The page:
SO 330 Sociolog of Yth & Yth Cultures
S1T 2008 DL
Patterson, Christine M.
Ph.D. Sociology, 2007, University of Missouri-ColumbiaM.A. Sociology, 2000, University of Missouri-ColumbiaB.A. Sociology, 1993, University of California-San Diego
By email, discussion link, and phone
01/14/2008 - 03/09/2008
Hine, T. (2000). The rise and fall of the American teenager (1st ed.). NY: Perennial.
Nichols, S. and T. Good. (2004). America’s teenagers: Myths and realities. Mahwah, New Jersey: Lawrence Erlbaum Associates, Inc.
Miner, Jr., M. (2004). Freaks, geeks, and cool kids: American teenagers, schools, and the culture of consumption (1st ed.). NY: Routledge.
Textbooks can be purchased through the MBS bookstore
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Focuses on the social and cultural aspects of development from the onset of adolescents through young adulthood. Examines historical and cultural differences in the concept of "youth." Topics include the effects of family friends and the media on identity and personal decisions; dating and mating; school and work popular culture values and consumerism; violence delinquency sex and risk taking. 3:0:3
I approach teaching in terms of three broad goals: encouraging critical thinking, applying course material to everyday life, and setting high standards. I think the role of the instructor is to facilitate learning. I will do this by posing critical questions and encouraging students to explore their thinking and try on new ways of thinking. My goal is to encourage students to engage course material by thinking through and reflecting upon his/her position in the context of the sociological research provided. This is important, since different disciplines have different conventions and practices. I also believe that applying this material to everyday life is important, because we are all a members of society and help to shape daily practices. Finally, I have high standards and expectations for my students. In my experience, students will rise to the challenge as long as the expectation is an obtainable goal.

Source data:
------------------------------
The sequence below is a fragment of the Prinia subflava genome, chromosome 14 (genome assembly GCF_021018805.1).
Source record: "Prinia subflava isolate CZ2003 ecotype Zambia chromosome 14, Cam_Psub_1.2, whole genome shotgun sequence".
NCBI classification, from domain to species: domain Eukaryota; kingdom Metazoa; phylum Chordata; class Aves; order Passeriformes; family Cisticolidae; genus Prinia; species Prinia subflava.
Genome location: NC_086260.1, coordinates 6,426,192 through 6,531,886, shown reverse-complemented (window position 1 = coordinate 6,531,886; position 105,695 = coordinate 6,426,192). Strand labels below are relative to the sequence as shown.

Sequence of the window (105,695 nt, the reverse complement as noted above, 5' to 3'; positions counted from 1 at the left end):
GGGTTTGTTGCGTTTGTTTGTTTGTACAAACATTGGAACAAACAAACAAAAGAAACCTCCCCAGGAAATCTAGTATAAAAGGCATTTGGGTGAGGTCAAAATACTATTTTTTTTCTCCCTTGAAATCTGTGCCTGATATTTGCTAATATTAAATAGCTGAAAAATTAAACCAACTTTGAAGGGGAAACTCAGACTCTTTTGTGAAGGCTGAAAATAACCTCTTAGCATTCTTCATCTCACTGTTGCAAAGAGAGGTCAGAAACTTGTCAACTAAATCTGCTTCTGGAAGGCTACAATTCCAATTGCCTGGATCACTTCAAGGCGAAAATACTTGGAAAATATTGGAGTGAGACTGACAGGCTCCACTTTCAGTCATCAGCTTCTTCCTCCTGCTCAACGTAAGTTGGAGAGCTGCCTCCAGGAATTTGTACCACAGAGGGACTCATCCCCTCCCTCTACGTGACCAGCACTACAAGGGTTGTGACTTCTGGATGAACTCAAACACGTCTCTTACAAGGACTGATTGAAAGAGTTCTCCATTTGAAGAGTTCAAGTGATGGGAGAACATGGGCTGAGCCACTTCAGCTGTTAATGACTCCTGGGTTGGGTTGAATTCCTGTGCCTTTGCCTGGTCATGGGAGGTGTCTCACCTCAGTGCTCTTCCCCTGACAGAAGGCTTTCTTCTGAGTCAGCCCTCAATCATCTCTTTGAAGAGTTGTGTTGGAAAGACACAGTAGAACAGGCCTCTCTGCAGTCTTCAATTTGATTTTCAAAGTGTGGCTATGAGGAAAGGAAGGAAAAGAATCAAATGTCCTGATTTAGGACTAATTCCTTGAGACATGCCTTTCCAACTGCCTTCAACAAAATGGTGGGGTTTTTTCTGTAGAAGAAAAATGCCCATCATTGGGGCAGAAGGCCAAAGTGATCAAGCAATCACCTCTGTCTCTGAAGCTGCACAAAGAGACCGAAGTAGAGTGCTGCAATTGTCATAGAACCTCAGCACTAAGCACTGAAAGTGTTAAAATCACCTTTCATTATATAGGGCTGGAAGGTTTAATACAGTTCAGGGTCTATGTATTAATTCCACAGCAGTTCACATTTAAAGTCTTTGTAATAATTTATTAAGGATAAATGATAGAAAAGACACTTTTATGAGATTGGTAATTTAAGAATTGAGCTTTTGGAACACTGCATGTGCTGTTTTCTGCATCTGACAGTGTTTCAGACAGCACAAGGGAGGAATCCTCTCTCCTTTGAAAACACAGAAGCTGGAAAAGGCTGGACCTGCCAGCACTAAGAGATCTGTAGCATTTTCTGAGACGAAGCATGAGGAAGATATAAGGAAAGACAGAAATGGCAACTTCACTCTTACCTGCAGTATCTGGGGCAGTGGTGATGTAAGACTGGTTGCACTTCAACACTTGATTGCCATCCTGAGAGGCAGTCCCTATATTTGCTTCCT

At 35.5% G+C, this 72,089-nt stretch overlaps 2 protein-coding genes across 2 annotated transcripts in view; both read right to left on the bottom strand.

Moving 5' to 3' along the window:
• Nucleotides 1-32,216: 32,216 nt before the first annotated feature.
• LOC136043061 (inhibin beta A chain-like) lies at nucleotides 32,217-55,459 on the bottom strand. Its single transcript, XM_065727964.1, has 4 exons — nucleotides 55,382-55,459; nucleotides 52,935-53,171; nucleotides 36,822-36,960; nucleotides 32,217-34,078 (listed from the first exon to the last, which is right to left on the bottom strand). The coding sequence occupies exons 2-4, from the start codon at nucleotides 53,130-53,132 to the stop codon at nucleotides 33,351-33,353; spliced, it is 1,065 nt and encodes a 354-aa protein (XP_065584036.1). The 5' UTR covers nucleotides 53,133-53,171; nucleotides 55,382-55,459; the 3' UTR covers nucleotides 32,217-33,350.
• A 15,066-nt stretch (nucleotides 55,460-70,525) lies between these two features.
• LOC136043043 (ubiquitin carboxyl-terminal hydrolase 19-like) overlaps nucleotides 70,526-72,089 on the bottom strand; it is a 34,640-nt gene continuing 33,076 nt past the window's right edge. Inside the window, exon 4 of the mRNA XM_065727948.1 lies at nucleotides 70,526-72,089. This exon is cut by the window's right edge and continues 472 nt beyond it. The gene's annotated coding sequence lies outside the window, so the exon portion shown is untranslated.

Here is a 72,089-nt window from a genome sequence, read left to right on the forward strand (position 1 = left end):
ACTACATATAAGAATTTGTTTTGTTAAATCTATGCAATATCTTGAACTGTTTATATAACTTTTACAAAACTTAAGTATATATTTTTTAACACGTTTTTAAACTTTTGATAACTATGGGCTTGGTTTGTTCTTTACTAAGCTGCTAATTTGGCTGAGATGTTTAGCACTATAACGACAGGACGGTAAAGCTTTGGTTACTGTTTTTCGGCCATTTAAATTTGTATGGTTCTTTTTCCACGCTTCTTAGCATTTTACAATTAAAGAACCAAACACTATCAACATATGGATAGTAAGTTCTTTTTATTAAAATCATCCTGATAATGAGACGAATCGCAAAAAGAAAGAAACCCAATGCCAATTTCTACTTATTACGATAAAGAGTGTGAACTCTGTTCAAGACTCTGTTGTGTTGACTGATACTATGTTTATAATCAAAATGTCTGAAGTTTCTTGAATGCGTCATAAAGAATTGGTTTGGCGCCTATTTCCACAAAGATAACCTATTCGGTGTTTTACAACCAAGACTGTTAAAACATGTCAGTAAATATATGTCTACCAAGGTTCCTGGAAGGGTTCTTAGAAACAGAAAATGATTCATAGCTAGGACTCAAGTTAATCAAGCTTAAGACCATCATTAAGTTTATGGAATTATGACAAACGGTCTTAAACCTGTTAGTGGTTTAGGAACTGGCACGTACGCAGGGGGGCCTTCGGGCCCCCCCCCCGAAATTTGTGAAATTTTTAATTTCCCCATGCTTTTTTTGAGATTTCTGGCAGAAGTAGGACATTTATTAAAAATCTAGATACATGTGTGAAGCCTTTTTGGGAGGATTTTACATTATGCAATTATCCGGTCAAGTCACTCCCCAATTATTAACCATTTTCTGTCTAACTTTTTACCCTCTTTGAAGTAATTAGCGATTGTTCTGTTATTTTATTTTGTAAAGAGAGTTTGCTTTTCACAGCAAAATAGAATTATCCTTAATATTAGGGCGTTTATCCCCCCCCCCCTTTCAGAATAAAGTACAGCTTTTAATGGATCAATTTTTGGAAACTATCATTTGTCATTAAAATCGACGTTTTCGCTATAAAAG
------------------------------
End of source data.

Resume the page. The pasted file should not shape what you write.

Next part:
Instructor Learning Outcomes
Grades for the course will be determined as follows:
Discussion (week 1-8)
Activities (week 1, 3, 6-8)
Reaction Papers (week 2 and 5)
Course Grading Scale:
Your letter grade is determined based on the following scale. No rounding will be used when calculating your grades.
Letter Grade Policy:
Late Submission of Course Materials: Late work will not be accepted.
Classroom Rules of Conduct:
This course deals with topics that may be sensitive and perhaps even controversial to some members of the class. This course may challenge the way you look at a variety of issues. My expectation is that you will keep an open mind. We should all work to establish a foundation of respect and trust . In order for us to engage in discussion and debate with each other about issues in this class, everyone is entitled to express her thoughts and reactions. However, one of the responsibilities I feel that we have in this context is to ensure that we are all attempting to move from our individual experiences and “common sense” views to a more critical, complex, and sociological understanding of issues. This means that we may disagree with one another or that we may attempt to push our thinking further, but this should be done in ways that do not involve personal attacks nor dismissing another person’s experience, ideas, and/or feelings.
1 Social History of American Youth to 1900
2 Social History of American Youth from 1900 to the Present
3 Politics, the Economy, and Youth
4 Peers, Families, and Schools
5 Media, Popular Culture and Consumerism
6 Delinquency, Violence and Substance Use
Academic Honesty:Academic integrity is the foundation of the academic community. Because each student has the primary responsibility for being academically honest, students are advised to read and understand all sections of this policy relating to standards of conduct and academic life. Park University 2007-2008 Undergraduate Catalog Page 85-86
Plagiarism:Plagiarism involves the use of quotations without quotation marks, the use of quotations without indication of the source, the use of another's idea without acknowledging the source, the submission of a paper, laboratory report, project, or class assignment (any portion of such) prepared by another person, or incorrect paraphrasing. Park University 2007-2008 Undergraduate Catalog Page 85
Attendance Policy:Instructors are required to maintain attendance records and to report absences via the online attendance reporting system.
Park University 2007-2008 Undergraduate Catalog Page 87-88
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Last Updated:12/28/2007 6:14:51 PM